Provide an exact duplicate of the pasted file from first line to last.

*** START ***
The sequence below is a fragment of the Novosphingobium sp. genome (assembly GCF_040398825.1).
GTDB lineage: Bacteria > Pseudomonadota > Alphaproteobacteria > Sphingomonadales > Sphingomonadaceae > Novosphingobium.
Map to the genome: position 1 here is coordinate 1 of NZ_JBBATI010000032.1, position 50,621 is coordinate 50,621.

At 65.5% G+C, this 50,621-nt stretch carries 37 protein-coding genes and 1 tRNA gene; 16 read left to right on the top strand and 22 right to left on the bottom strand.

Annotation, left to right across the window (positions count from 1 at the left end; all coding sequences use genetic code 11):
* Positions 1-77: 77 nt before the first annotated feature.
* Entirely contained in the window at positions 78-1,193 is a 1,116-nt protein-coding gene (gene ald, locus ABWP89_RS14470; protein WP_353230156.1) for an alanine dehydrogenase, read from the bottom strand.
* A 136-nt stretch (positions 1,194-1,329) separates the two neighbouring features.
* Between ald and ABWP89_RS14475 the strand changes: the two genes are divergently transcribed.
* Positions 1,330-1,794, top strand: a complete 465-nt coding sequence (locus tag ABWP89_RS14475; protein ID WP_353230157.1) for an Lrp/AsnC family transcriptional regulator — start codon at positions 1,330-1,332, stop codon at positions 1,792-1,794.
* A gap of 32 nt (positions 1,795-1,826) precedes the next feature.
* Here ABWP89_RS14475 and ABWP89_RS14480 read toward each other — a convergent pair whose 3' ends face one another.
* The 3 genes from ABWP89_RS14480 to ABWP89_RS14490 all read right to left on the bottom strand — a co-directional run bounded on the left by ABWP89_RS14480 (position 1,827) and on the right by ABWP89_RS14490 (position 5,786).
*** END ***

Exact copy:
The sequence below is a fragment of the Novosphingobium sp. genome (assembly GCF_040398825.1).
GTDB lineage: Bacteria > Pseudomonadota > Alphaproteobacteria > Sphingomonadales > Sphingomonadaceae > Novosphingobium.
Map to the genome: position 1 here is coordinate 1 of NZ_JBBATI010000032.1, position 50,621 is coordinate 50,621.

At 65.5% G+C, this 50,621-nt stretch carries 37 protein-coding genes and 1 tRNA gene; 16 read left to right on the top strand and 22 right to left on the bottom strand.

Annotation, left to right across the window (positions count from 1 at the left end; all coding sequences use genetic code 11):
* Positions 1-77: 77 nt before the first annotated feature.
* Entirely contained in the window at positions 78-1,193 is a 1,116-nt protein-coding gene (gene ald, locus ABWP89_RS14470; protein WP_353230156.1) for an alanine dehydrogenase, read from the bottom strand.
* A 136-nt stretch (positions 1,194-1,329) separates the two neighbouring features.
* Between ald and ABWP89_RS14475 the strand changes: the two genes are divergently transcribed.
* Positions 1,330-1,794, top strand: a complete 465-nt coding sequence (locus tag ABWP89_RS14475; protein ID WP_353230157.1) for an Lrp/AsnC family transcriptional regulator — start codon at positions 1,330-1,332, stop codon at positions 1,792-1,794.
* A gap of 32 nt (positions 1,795-1,826) precedes the next feature.
* Here ABWP89_RS14475 and ABWP89_RS14480 read toward each other — a convergent pair whose 3' ends face one another.
* The 3 genes from ABWP89_RS14480 to ABWP89_RS14490 all read right to left on the bottom strand — a co-directional run bounded on the left by ABWP89_RS14480 (position 1,827) and on the right by ABWP89_RS14490 (position 5,786).